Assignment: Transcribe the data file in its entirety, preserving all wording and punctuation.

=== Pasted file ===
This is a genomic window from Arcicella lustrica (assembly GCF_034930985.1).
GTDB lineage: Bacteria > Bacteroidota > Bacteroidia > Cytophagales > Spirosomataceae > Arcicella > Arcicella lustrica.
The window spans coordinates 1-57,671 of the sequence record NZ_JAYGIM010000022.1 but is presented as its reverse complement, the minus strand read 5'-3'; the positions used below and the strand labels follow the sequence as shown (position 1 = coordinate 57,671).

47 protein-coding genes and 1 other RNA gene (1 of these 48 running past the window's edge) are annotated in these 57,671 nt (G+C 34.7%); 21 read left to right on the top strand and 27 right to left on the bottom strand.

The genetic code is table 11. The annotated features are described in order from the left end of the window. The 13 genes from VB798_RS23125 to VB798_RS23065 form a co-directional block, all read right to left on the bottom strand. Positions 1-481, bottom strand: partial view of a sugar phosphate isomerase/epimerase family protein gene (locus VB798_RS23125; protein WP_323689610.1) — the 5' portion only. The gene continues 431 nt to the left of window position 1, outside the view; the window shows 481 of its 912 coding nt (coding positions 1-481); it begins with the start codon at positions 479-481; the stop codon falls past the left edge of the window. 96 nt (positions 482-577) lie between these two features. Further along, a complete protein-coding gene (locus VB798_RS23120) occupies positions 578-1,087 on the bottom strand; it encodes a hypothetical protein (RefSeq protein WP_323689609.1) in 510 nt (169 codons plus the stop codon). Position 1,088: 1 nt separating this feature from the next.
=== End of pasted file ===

This is a genomic window from Arcicella lustrica (assembly GCF_034930985.1).
GTDB lineage: Bacteria > Bacteroidota > Bacteroidia > Cytophagales > Spirosomataceae > Arcicella > Arcicella lustrica.
The window spans coordinates 1-57,671 of the sequence record NZ_JAYGIM010000022.1 but is presented as its reverse complement, the minus strand read 5'-3'; the positions used below and the strand labels follow the sequence as shown (position 1 = coordinate 57,671).

47 protein-coding genes and 1 other RNA gene (1 of these 48 running past the window's edge) are annotated in these 57,671 nt (G+C 34.7%); 21 read left to right on the top strand and 27 right to left on the bottom strand.

The genetic code is table 11. The annotated features are described in order from the left end of the window. The 13 genes from VB798_RS23125 to VB798_RS23065 form a co-directional block, all read right to left on the bottom strand. Positions 1-481, bottom strand: partial view of a sugar phosphate isomerase/epimerase family protein gene (locus VB798_RS23125; protein WP_323689610.1) — the 5' portion only. The gene continues 431 nt to the left of window position 1, outside the view; the window shows 481 of its 912 coding nt (coding positions 1-481); it begins with the start codon at positions 479-481; the stop codon falls past the left edge of the window. 96 nt (positions 482-577) lie between these two features. Further along, a complete protein-coding gene (locus VB798_RS23120) occupies positions 578-1,087 on the bottom strand; it encodes a hypothetical protein (RefSeq protein WP_323689609.1) in 510 nt (169 codons plus the stop codon). Position 1,088: 1 nt separating this feature from the next.